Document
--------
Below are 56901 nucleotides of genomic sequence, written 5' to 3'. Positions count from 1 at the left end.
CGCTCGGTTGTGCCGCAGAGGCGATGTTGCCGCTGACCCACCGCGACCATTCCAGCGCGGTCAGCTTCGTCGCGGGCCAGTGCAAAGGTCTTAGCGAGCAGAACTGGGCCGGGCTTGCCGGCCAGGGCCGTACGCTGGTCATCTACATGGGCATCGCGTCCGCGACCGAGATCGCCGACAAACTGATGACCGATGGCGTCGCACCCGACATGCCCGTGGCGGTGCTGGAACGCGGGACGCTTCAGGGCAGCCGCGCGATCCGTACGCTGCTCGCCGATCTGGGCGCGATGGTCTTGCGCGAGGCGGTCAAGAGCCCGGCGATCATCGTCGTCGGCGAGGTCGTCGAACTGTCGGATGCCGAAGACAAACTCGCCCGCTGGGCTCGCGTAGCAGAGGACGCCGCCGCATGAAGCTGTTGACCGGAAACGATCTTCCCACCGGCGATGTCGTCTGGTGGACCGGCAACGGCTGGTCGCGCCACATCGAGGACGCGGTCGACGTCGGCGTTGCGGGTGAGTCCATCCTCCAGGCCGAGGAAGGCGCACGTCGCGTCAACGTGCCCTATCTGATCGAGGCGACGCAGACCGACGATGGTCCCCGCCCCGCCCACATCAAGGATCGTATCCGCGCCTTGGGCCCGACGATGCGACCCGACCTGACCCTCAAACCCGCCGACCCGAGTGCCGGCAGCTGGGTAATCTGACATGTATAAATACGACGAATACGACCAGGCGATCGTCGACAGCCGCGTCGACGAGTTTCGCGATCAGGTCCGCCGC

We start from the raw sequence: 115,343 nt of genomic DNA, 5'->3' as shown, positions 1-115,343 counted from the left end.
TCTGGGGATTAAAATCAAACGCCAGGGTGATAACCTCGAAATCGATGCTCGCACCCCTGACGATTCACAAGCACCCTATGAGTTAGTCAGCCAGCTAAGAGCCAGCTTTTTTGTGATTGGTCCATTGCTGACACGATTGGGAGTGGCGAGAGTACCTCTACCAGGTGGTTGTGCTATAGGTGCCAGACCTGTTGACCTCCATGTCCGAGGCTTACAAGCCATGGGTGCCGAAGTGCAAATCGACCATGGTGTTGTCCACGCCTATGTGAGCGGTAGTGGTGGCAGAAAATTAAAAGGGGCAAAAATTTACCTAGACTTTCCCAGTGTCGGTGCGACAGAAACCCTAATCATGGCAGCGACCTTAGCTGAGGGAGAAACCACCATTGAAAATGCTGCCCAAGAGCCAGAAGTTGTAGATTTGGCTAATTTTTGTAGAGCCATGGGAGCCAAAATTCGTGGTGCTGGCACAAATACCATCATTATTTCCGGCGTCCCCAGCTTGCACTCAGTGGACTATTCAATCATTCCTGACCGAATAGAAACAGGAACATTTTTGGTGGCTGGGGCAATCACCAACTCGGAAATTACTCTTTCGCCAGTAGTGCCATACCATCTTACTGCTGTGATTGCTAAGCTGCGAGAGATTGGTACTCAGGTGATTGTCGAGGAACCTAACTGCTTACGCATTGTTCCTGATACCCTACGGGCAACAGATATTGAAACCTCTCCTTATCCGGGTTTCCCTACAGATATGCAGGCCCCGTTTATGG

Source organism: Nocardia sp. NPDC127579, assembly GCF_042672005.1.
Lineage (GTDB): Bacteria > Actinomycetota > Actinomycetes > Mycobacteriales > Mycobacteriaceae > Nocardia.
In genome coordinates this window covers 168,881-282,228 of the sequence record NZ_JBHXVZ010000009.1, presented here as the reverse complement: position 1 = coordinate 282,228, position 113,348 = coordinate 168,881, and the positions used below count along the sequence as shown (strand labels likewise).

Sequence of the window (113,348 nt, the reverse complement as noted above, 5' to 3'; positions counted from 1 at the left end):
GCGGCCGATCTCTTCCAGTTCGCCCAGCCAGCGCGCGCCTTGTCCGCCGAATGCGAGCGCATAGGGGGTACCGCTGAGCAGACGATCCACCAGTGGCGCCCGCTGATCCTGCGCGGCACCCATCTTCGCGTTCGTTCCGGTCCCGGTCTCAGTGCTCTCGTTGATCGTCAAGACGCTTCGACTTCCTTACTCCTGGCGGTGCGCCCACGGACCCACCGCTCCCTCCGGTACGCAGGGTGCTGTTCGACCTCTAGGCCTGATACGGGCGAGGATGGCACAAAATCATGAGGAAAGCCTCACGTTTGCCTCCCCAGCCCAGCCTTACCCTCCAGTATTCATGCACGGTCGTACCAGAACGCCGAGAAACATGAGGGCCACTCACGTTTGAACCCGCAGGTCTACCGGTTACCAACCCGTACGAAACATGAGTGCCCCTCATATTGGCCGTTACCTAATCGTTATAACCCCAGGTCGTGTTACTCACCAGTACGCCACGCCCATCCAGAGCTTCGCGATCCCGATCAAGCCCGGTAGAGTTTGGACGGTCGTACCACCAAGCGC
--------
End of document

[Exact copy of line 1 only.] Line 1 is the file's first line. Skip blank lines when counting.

Below are 56901 nucleotides of genomic sequence, written 5' to 3'. Positions count from 1 at the left end.